Build YOUR Brand, Not the Platform’s
by Candyce Edelen | CEO, PropelGrowth
Build YOUR Brand, Not the Platform’s
by Candyce Edelen
If you’re going to grow your business, you have to focus branding your business, not branding the product.
Our last three chapters about leapfrogging the competition talked about developing your go-to-market strategy and your niche. We also discussed the need to stop selling accounting software and start spotlighting your team’s expertise. Once you have those, it’s much easier to build your brand. But remember, you’re building YOUR brand, not Acumatica’s.
Most VARs spend more money marketing the platforms they represent than they spend on their own brands. Invest in marketing your services, not the technology.
This might seem counter-intuitive, since most VARs focus a lot on marketing the product. But to win big, you have to do things quite differently than your competition.
So, find ways to differentiate.
A Niche Strategy Makes it Easier to Build a Brand
In the previous chapter, we talked about developing a niche strategy. If you take that approach, it will make it much simpler to build your brand. You can brand around your specialized focus, your unique experience, your secret sauce.
Have you developed implementation packages?
Brand Your Implementation Packages
Consider branding your specific approaches to implementation. Branding your approach, even if it’s not all that unique, will help set you apart from the competition. It also helps your customers really understand and be able to articulate the advantages of choosing your firm.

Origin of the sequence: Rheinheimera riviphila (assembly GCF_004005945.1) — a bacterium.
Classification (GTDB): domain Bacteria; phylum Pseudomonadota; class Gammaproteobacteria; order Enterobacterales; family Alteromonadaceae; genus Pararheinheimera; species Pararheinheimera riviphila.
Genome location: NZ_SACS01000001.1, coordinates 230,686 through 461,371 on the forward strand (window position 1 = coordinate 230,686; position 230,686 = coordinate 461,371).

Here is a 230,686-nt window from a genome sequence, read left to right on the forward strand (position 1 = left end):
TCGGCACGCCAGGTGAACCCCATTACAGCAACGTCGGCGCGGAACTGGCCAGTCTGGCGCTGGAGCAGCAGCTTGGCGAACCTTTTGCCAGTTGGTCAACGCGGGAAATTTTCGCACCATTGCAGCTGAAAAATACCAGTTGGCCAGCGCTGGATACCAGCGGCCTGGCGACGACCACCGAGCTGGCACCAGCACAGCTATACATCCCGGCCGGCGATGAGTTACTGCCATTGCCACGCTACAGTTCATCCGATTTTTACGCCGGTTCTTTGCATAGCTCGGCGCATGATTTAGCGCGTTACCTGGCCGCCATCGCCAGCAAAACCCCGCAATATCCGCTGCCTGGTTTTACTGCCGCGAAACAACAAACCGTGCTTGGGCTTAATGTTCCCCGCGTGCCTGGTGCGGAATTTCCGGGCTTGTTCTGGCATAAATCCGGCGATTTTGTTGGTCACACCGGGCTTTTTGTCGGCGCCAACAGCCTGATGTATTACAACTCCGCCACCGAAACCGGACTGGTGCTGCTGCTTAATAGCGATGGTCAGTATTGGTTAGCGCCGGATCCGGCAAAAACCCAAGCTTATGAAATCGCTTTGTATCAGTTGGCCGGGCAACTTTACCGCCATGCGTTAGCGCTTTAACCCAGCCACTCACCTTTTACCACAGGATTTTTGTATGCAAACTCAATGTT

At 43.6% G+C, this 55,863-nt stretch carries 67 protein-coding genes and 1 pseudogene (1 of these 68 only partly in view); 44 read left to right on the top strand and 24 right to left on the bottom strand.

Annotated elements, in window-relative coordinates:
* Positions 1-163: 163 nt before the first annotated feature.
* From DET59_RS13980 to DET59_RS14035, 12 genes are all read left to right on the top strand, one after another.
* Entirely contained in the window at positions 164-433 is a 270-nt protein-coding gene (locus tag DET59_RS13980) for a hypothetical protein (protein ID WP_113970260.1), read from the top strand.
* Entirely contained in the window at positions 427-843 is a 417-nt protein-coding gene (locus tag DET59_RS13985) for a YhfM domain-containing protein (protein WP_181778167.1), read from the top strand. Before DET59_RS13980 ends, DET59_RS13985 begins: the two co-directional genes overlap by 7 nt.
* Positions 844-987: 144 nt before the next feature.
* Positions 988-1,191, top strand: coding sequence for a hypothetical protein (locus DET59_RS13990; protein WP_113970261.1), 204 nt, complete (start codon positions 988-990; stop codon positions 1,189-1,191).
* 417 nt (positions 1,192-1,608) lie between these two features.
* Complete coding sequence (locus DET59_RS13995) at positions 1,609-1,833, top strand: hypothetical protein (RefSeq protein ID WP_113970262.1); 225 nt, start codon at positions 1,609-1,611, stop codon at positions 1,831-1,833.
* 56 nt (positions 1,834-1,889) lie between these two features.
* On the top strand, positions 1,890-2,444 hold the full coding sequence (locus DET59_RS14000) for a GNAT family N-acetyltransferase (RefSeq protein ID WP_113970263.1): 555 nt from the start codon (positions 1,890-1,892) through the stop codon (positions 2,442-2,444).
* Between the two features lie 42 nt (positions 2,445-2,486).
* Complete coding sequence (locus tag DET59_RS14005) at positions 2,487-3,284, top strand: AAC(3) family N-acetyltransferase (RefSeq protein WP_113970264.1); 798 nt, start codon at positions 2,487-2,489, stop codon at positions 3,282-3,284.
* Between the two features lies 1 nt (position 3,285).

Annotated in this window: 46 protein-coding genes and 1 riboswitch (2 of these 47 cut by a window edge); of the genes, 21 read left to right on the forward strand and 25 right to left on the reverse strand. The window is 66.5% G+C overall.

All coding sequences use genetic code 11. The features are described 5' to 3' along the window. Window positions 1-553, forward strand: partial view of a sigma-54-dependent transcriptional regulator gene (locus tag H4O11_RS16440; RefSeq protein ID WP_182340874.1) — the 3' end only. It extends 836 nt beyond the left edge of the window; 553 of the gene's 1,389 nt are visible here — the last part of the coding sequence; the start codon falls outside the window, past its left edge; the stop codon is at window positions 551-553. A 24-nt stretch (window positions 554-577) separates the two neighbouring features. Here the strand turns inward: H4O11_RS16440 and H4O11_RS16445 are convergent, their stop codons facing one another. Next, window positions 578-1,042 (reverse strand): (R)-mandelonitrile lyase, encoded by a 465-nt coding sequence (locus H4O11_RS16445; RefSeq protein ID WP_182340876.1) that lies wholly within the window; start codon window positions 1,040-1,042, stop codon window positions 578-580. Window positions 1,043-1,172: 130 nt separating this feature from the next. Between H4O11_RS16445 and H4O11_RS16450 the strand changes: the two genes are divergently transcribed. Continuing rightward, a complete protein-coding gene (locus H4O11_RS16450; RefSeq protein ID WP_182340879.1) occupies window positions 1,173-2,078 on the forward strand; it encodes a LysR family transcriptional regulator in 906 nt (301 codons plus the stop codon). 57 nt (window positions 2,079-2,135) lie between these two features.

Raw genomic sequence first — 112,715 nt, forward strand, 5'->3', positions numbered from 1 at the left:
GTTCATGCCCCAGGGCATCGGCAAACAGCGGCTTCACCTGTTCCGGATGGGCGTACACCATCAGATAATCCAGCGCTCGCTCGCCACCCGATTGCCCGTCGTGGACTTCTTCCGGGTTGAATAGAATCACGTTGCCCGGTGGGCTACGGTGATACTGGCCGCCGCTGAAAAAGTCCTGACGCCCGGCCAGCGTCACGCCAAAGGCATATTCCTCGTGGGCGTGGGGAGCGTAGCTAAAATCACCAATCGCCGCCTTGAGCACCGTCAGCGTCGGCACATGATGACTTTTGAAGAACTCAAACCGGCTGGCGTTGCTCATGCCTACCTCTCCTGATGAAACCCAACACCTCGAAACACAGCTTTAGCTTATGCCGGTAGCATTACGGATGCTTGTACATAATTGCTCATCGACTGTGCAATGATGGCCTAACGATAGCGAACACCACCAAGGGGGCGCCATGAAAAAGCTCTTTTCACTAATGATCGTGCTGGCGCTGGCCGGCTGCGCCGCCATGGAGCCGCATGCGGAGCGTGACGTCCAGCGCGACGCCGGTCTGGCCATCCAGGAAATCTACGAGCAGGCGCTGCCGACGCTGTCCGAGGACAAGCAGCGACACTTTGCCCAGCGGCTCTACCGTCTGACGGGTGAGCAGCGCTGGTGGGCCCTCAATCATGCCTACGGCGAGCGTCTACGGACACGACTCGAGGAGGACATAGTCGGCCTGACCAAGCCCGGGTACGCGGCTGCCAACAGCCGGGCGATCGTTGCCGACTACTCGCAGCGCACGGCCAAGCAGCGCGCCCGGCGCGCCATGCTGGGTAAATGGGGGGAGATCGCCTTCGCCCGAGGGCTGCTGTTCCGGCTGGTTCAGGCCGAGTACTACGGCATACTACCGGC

For example, my company, PropelGrowth is a marketing consultancy with 100s of 1000’s of competitors. So we have to find a way to differentiate. One of our services is producing thought leadership content for clients. This work requires us to do extensive research and can get expensive. So in order to maximize the client’s ROI, we create as much derivative content as possible. We call this “using every part of the buffalo.” We’ve packaged these thought leadership programs for fixed prices and branded the offerings “Buffalo Programs.”
Are these Buffalo Programs unique? Not really. Lots of firms do this. We’ve effectively productized our services and are able to use a value-based, fixed pricing and a standardized delivery methodology. The packaging, pricing and brand differentiates our offering from the competition.
Consider a similar approach for your business. Can you package a subset of your services and offer them at a fixed price like we do with our buffaloes?
Build Your Brand Around Being a Trusted Advisor
Consider also your brand as a trusted advisor to your clients. Travis Healy, the director of business development at Collins Computing, focuses not only on Collins’ brand, but also on his own personal brand. Healy said, “Every single big deal I’ve done has been based on gaining the position of trusted advisor. You achieve that by shifting away from a sales mindset to that of a business advisor. That means I often give out information unrelated to our products. It’s useful and relevant to our client’s mission and helps them achieve their goals. In return, it helps me secure long-term partnerships with our clients. That’s a big part of my personal brand.”
So work on building your brand around your firm’s unique business strategy, target niche, methodologies, team and unique experience.
Transparency Creates Value
Building a brand means you have to get your message out. To do that, you’ll need to publish thought leadership and content that clearly communicate your offerings and approach. However, I’ve noticed that a lot of Acumatica VARs are reluctant to be so transparent.
In the past, firms could hold information close to the vest. This allowed the salesperson to control information flow and be the primary source of education for the prospective client. This put your sales person squarely in control of the client’s buying process.